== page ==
- Finally: the Ephrata Brewfest!
- The fallout of 11 MC bomb threats
- Memorial Day Parade
- Second Friday the 13th
- Farmers market opens May 21
- Hello (again), Dolly!
- Kreider Farms opens silo observation tower
- ‘Hello, Dolly!’ opens Thursday at EPAC
- ‘Somewhereville Station’ revisits the 50s and 60s
- Manheim Downtown Development Group will dissolve
Making my pitch
Sports Editor Growing up, I wanted to be the next Michael Jack Schmidt. I went to bed listening to Harry Kalas and Richie Ashburn, dreaming of hitting a game-winning home run over the left field fence, and circling the bases to loud cheers.
Guess how that worked out?
These days, the only yard work I’m doing is with my self-propelled John Deere push lawnmower.
But in Lititz and beyond, on the pitch at the Gerhart fields, Bomberger fields and everywhere else that has a pair of soccer nets, kids of all ages are fantasizing about becoming the next Andrew Wenger. They are imagining themselves making these slick moves past a defender, leaving everyone in their dust and filling the net with goals — or stripping an attacker of the ball in the final seconds of a game to preserve yet another shutout.
The amazing thing is that Andrew is still only 21 years old. When you think about all that he has accomplished in his career already, it seems hard to believe that he’s only two years removed from his teenage years. Heck, I think back to when I was 21, and my biggest accomplishment was weaning myself off of a two Big Macs, extra large fries Value Meal.
If there’s an accolade out there that Andrew hasn’t achieved, I don’t know what it is. I could fill this space with his list of honors and awards, and when you think that he has been named National High School Player of the Year, a three-time All-ACC First Team recipient, the Hermann Trophy winner, and then to go number one in the Major League Soccer (MLS) draft last Thursday, Andrew is at the top of his sport.
But yet the refreshing part about all of it is that Andrew gets it. Unfortunately, I’ve come across people in my line of work who don’t get it. They might be immensely talented, but their ego and arrogance reduce them to being very small.
Andrew is not one of those people. Two weeks ago, his grandfather, Mr. Henry Gibbel, was kind enough to relay Andrew’s cell phone number to me following the presentation of the Hermann Trophy. I texted Andrew, who was in Los Angeles at the time with the U.S. Under-23 National team, and within minutes, he texted me back and we established a good time to talk later in the afternoon.
Then this past Monday, I again texted Andrew and asked him to call me so we could talk about his selection in the MLS SuperDraft. Once again, despite his hectic schedule, we connected over the phone and he patiently gave up 20 minutes of his time answering every one of my questions.
Former Sixers’ player Charles Barkley is probably one of my all-time favorite NBA stars. But one of the things he is famous for is the Nike commercial in which he states, "I am not a role model." Unfortunately, whether Barkley wanted to be or not, there were a lot of young players who looked at him to be one in his playing days.
During our conversation on Monday, Andrew talked about that topic of being a role model and said, "It’s an honor and I hope I do a good job of it."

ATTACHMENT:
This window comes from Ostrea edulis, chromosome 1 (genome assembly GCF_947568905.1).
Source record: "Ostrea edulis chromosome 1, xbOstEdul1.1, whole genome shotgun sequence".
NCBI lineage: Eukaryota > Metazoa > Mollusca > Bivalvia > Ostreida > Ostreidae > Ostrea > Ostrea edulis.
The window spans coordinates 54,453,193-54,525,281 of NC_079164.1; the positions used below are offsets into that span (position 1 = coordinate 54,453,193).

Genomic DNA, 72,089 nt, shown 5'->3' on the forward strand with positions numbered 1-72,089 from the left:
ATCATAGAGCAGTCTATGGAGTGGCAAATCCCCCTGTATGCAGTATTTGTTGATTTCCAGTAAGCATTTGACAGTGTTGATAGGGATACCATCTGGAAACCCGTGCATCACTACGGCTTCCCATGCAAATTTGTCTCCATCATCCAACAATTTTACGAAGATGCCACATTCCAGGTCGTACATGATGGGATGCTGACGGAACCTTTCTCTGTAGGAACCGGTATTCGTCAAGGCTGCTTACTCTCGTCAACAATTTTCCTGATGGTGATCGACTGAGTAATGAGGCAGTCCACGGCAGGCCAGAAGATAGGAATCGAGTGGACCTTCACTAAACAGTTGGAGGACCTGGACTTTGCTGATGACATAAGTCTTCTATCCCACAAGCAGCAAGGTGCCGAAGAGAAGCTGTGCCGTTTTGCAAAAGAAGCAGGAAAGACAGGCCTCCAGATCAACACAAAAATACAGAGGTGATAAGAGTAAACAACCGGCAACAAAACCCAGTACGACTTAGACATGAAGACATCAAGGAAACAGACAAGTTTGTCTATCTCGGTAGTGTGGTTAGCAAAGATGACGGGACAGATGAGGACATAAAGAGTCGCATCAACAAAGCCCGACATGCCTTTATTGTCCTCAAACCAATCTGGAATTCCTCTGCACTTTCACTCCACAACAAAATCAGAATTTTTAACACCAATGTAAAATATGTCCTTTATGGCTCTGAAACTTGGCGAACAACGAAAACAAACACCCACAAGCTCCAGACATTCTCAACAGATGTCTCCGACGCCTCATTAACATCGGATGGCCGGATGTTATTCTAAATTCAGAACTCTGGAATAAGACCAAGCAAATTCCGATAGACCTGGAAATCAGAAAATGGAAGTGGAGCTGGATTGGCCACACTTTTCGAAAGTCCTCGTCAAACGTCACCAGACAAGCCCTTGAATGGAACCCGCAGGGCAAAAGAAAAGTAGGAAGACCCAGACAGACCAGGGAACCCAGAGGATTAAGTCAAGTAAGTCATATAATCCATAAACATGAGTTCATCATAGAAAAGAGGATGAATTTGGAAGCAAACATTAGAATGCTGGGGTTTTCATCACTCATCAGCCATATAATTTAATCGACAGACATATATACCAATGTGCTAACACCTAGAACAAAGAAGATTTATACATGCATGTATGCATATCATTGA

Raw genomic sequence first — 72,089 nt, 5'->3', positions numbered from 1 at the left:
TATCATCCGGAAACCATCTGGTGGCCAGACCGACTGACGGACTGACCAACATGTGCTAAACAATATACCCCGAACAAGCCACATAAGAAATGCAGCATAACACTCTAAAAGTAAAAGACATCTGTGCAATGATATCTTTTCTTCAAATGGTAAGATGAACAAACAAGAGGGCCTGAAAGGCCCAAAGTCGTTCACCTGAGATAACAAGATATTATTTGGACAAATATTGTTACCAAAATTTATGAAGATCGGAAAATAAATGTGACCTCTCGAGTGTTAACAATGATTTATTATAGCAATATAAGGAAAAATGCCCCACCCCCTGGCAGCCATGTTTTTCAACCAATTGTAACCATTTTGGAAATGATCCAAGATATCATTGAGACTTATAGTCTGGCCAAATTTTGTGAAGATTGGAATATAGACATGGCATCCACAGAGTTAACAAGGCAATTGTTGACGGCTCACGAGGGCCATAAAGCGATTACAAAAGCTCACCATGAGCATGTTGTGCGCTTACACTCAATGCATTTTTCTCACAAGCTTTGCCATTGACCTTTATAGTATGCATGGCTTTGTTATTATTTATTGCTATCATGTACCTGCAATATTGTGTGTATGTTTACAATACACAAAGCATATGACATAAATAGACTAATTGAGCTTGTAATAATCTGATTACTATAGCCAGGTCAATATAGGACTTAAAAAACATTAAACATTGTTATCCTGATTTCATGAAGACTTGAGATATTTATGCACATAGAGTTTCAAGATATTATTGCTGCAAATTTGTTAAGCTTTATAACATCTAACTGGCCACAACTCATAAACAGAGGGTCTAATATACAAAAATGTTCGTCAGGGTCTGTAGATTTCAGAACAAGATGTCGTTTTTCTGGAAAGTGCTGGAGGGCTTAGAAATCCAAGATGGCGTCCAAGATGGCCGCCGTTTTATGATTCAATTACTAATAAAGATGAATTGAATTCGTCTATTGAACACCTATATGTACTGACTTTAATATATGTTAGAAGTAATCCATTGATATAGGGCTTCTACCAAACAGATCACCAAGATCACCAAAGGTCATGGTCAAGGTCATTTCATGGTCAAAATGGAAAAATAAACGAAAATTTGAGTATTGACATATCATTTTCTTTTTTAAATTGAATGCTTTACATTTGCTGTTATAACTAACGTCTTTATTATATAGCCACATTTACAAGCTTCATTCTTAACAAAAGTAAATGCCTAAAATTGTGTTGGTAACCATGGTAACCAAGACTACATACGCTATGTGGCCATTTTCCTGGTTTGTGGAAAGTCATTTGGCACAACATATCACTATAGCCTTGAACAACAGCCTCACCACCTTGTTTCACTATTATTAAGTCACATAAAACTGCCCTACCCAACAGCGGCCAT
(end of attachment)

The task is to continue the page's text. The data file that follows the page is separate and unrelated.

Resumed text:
Another aspect about him that came across is that there is no sense of entitlement with Andrew. We talked about how the Montreal coaches plan to bring him along slowly instead of throwing him right into the fire. Based on the stuff you read on different Internet sites, experts were writing that he had the ability to come in and start right away. So even if the Impact’s coaches are planning to play him at a reasonable pace, you might figure that he is going to see the field plenty in 2012.
But he didn’t budge when I said, "You’ll still get your share of minutes, right?"
His response was, "Assuming I deserve that. I think the coaches will make roster decisions and game day selections depending on who’s deserving and what’s needed and we’ll see how that works out as time goes on."
Without being asked, Steve Klein, his former PA Classics coach, discussed Andrew’s character as well. "I think he’s just put together well with good character," Klein said. "And that’s what you need. I’ve talked to both of those guys (Wenger and Zarek Valentin) about it, that they need to keep their heads on straight as they go through all these stages. You can’t let stuff go to your head. Character-wise, they’re both strong kids and that’s really helped them out … (Andrew)’s a mature kid and he understands that there’s a fine between the guys that make it and the guys that don’t."
Warwick soccer coach Dale Stoltzfus added, "I continue to be very proud and happy for Andrew and how well he has been able to stay focused and work extremely hard toward his dream. The continued success does not surprise me because of his strong family support and how good of a student-athlete he was during his four years at Warwick."
My colleagues Andy Fasnacht, Todd Ruth and Steve Seeber and I watched the draft on ESPN on our computers last week, and all of us were thrilled when Andrew was selected with the top overall pick.
Andy then lent some perspective when he remarked, "It’s unprecedented, really." At least in the coverage area of the Lititz Record and Ephrata Review, former Ephrata standout pitcher Brad Crills is only one who comes close to what Andrew achieved in terms of the pro ranks. Brad was a 20th-round pick of the Baltimore Orioles in 1994.
Here’s hoping that Andrew has a long and successful career in soccer, and congratulations to both him and his family. More PITCH, page B-8